Microstructural Features of Prematurely Failed Hot-Strip Mill Work Rolls: Some Studies in Spalling Propensity
Work rolls made of indefinite chill double-poured (ICDP) iron are commonly used in the finishing trains of hot-strip mills (HSMs). In actual service, spalling, apart from other surface degeneration modes, constitutes a major mechanism of premature roll failures. Although spalling can be a culmination of roll material quality and/or mill abuse, the microstructure of a broken roll can often unveil intrinsic inadequacies in roll material quality that possibly accentuate failure. This is particularly relevant in circumstances when rolls, despite operation under similar mill environment, exhibit variations in roll life. The paper provides an insight into the microstructural characteristics of spalled ICED HSM work rolls, which underwent failure under similar mill operating environment in an integrated steel plant under the Steel Authority of India Limited. Microstructural features influencing ICDP roll quality, viz. characteristics of graphite, carbides, martensite, etc., have been extensively studied through optical microscopy, quantitative image analysis (QIA), and electron-probe microanalysis (EPMA). These are discussed in the context of spalling propensity and roll life.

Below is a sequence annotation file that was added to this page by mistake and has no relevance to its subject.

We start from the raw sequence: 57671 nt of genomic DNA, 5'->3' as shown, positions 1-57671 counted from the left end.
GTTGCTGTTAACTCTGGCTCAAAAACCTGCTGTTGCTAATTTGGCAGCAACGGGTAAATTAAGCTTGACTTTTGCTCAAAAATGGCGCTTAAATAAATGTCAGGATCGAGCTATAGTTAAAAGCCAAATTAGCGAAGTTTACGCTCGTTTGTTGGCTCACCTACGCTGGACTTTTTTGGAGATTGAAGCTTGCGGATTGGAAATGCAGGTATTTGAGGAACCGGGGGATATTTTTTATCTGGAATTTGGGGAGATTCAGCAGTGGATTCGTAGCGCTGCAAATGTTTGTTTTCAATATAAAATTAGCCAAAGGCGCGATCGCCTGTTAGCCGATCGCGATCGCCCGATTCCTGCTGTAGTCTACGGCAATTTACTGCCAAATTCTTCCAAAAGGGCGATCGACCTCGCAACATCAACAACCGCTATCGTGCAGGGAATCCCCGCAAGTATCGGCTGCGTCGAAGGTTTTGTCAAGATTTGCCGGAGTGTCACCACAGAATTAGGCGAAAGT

Amitava Ray, M.S. Prasad, S.K. Dhua, S.K. Sen, S. Jha, 2019. "Microstructural Features of Prematurely Failed Hot-Strip Mill Work Rolls: Some Studies in Spalling Propensity", ASM Failure Analysis Case Histories: Steelmaking and Thermal Processing Equipment
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